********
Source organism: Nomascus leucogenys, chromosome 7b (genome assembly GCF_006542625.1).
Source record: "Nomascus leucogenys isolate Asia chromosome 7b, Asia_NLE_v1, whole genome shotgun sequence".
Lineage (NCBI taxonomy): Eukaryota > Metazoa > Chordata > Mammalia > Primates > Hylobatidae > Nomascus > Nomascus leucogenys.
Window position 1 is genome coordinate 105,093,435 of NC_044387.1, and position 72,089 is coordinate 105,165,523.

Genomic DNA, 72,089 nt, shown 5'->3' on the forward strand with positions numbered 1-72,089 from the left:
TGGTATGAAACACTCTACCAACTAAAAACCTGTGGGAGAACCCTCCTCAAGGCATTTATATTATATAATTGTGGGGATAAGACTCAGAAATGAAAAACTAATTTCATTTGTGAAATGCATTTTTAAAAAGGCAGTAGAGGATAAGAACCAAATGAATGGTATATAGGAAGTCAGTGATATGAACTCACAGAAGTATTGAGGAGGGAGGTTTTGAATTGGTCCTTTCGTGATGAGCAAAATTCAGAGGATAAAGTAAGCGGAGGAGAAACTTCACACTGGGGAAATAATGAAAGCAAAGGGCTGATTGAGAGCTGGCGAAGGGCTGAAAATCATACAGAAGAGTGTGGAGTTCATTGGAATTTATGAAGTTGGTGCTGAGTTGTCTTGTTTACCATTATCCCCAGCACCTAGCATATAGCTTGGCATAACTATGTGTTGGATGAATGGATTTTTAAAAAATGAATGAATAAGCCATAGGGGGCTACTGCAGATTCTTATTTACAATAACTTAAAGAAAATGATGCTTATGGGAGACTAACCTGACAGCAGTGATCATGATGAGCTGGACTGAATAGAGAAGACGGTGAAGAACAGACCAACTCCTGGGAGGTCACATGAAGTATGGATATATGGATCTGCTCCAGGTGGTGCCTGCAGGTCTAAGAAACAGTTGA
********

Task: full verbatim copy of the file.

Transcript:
Source organism: Nomascus leucogenys, chromosome 7b (genome assembly GCF_006542625.1).
Source record: "Nomascus leucogenys isolate Asia chromosome 7b, Asia_NLE_v1, whole genome shotgun sequence".
Lineage (NCBI taxonomy): Eukaryota > Metazoa > Chordata > Mammalia > Primates > Hylobatidae > Nomascus > Nomascus leucogenys.
Window position 1 is genome coordinate 105,093,435 of NC_044387.1, and position 72,089 is coordinate 105,165,523.

Genomic DNA, 72,089 nt, shown 5'->3' on the forward strand with positions numbered 1-72,089 from the left:
TGGTATGAAACACTCTACCAACTAAAAACCTGTGGGAGAACCCTCCTCAAGGCATTTATATTATATAATTGTGGGGATAAGACTCAGAAATGAAAAACTAATTTCATTTGTGAAATGCATTTTTAAAAAGGCAGTAGAGGATAAGAACCAAATGAATGGTATATAGGAAGTCAGTGATATGAACTCACAGAAGTATTGAGGAGGGAGGTTTTGAATTGGTCCTTTCGTGATGAGCAAAATTCAGAGGATAAAGTAAGCGGAGGAGAAACTTCACACTGGGGAAATAATGAAAGCAAAGGGCTGATTGAGAGCTGGCGAAGGGCTGAAAATCATACAGAAGAGTGTGGAGTTCATTGGAATTTATGAAGTTGGTGCTGAGTTGTCTTGTTTACCATTATCCCCAGCACCTAGCATATAGCTTGGCATAACTATGTGTTGGATGAATGGATTTTTAAAAAATGAATGAATAAGCCATAGGGGGCTACTGCAGATTCTTATTTACAATAACTTAAAGAAAATGATGCTTATGGGAGACTAACCTGACAGCAGTGATCATGATGAGCTGGACTGAATAGAGAAGACGGTGAAGAACAGACCAACTCCTGGGAGGTCACATGAAGTATGGATATATGGATCTGCTCCAGGTGGTGCCTGCAGGTCTAAGAAACAGTTGA